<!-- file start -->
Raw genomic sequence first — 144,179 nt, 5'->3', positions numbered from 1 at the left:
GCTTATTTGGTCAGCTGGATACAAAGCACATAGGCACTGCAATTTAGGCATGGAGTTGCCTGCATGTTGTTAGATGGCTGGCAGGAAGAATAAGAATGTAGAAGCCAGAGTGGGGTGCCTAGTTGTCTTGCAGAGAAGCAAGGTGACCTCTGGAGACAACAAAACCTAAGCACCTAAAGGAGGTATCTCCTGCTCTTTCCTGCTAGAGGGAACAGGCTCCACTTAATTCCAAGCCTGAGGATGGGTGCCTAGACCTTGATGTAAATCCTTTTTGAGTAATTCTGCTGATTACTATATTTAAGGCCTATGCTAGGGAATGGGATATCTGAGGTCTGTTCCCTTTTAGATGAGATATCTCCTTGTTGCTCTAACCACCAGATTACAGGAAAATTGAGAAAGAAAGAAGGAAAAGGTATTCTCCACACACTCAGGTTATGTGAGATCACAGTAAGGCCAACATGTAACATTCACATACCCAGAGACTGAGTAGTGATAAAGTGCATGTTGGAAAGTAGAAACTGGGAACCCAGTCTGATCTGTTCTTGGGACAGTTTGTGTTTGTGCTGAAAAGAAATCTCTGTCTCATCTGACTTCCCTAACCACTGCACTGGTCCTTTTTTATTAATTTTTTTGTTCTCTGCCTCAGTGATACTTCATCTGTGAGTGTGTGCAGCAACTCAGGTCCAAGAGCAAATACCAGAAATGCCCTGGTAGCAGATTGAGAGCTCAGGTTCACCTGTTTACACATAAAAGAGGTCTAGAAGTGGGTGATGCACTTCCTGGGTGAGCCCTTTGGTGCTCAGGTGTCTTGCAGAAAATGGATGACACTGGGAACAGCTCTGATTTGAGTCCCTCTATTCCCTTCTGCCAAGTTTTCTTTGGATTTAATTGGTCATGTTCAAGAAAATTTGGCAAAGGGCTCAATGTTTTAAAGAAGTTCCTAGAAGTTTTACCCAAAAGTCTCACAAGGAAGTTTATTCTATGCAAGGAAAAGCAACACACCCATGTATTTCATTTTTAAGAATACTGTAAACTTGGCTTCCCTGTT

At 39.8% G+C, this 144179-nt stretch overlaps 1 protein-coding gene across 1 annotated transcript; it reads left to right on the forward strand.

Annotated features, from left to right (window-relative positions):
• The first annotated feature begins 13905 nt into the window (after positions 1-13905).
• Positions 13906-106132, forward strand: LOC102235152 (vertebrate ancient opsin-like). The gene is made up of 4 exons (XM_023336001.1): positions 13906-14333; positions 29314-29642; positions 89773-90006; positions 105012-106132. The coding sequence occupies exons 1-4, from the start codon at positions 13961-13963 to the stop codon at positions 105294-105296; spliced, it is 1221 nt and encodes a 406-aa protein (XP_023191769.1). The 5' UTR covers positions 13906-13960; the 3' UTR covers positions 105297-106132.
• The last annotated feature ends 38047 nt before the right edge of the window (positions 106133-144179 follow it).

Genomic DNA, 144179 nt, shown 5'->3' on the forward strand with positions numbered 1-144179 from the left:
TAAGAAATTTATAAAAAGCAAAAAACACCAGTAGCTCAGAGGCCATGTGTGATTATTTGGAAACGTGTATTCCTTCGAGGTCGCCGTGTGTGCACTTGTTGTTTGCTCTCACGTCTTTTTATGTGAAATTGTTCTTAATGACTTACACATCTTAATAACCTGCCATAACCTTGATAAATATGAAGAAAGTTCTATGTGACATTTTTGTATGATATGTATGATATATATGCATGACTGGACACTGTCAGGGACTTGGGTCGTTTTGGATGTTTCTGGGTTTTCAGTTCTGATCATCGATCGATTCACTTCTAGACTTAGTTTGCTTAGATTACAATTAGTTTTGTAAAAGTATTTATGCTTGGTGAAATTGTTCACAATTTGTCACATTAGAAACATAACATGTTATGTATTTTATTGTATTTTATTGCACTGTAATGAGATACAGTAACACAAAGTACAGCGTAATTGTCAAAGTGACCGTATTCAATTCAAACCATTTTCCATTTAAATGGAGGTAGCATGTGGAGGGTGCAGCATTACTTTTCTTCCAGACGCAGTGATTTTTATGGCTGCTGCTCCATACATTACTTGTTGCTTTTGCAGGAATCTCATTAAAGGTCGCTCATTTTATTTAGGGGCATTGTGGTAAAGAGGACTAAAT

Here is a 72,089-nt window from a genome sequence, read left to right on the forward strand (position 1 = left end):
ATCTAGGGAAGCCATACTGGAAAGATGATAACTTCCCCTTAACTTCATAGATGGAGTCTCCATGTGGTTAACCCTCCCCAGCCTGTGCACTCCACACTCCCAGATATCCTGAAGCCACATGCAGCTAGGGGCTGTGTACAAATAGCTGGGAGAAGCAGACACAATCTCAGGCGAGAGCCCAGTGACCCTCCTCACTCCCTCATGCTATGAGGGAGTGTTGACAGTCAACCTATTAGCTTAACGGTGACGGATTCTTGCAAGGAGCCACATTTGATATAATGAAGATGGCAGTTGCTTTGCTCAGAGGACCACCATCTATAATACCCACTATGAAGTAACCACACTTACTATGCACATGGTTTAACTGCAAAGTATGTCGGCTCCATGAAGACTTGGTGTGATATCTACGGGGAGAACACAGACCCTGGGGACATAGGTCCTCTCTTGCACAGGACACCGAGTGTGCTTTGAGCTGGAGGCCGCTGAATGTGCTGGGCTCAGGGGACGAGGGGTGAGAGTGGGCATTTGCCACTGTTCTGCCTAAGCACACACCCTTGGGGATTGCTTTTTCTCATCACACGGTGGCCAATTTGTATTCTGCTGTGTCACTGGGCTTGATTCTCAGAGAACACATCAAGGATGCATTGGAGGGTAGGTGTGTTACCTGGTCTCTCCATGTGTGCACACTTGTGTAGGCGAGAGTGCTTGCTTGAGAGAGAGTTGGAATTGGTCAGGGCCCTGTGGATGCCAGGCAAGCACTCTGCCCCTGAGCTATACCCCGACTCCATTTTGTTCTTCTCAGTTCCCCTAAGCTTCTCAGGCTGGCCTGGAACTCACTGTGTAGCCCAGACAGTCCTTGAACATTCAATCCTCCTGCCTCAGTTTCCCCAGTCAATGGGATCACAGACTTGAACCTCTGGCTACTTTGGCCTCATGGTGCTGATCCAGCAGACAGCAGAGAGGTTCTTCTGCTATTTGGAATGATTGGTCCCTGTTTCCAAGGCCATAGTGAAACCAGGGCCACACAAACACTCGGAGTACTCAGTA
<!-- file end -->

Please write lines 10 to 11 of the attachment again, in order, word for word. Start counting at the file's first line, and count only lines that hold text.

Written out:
Here is a 72,089-nt window from a genome sequence, read left to right on the forward strand (position 1 = left end):
ATCTAGGGAAGCCATACTGGAAAGATGATAACTTCCCCTTAACTTCATAGATGGAGTCTCCATGTGGTTAACCCTCCCCAGCCTGTGCACTCCACACTCCCAGATATCCTGAAGCCACATGCAGCTAGGGGCTGTGTACAAATAGCTGGGAGAAGCAGACACAATCTCAGGCGAGAGCCCAGTGACCCTCCTCACTCCCTCATGCTATGAGGGAGTGTTGACAGTCAACCTATTAGCTTAACGGTGACGGATTCTTGCAAGGAGCCACATTTGATATAATGAAGATGGCAGTTGCTTTGCTCAGAGGACCACCATCTATAATACCCACTATGAAGTAACCACACTTACTATGCACATGGTTTAACTGCAAAGTATGTCGGCTCCATGAAGACTTGGTGTGATATCTACGGGGAGAACACAGACCCTGGGGACATAGGTCCTCTCTTGCACAGGACACCGAGTGTGCTTTGAGCTGGAGGCCGCTGAATGTGCTGGGCTCAGGGGACGAGGGGTGAGAGTGGGCATTTGCCACTGTTCTGCCTAAGCACACACCCTTGGGGATTGCTTTTTCTCATCACACGGTGGCCAATTTGTATTCTGCTGTGTCACTGGGCTTGATTCTCAGAGAACACATCAAGGATGCATTGGAGGGTAGGTGTGTTACCTGGTCTCTCCATGTGTGCACACTTGTGTAGGCGAGAGTGCTTGCTTGAGAGAGAGTTGGAATTGGTCAGGGCCCTGTGGATGCCAGGCAAGCACTCTGCCCCTGAGCTATACCCCGACTCCATTTTGTTCTTCTCAGTTCCCCTAAGCTTCTCAGGCTGGCCTGGAACTCACTGTGTAGCCCAGACAGTCCTTGAACATTCAATCCTCCTGCCTCAGTTTCCCCAGTCAATGGGATCACAGACTTGAACCTCTGGCTACTTTGGCCTCATGGTGCTGATCCAGCAGACAGCAGAGAGGTTCTTCTGCTATTTGGAATGATTGGTCCCTGTTTCCAAGGCCATAGTGAAACCAGGGCCACACAAACACTCGGAGTACTCAGTA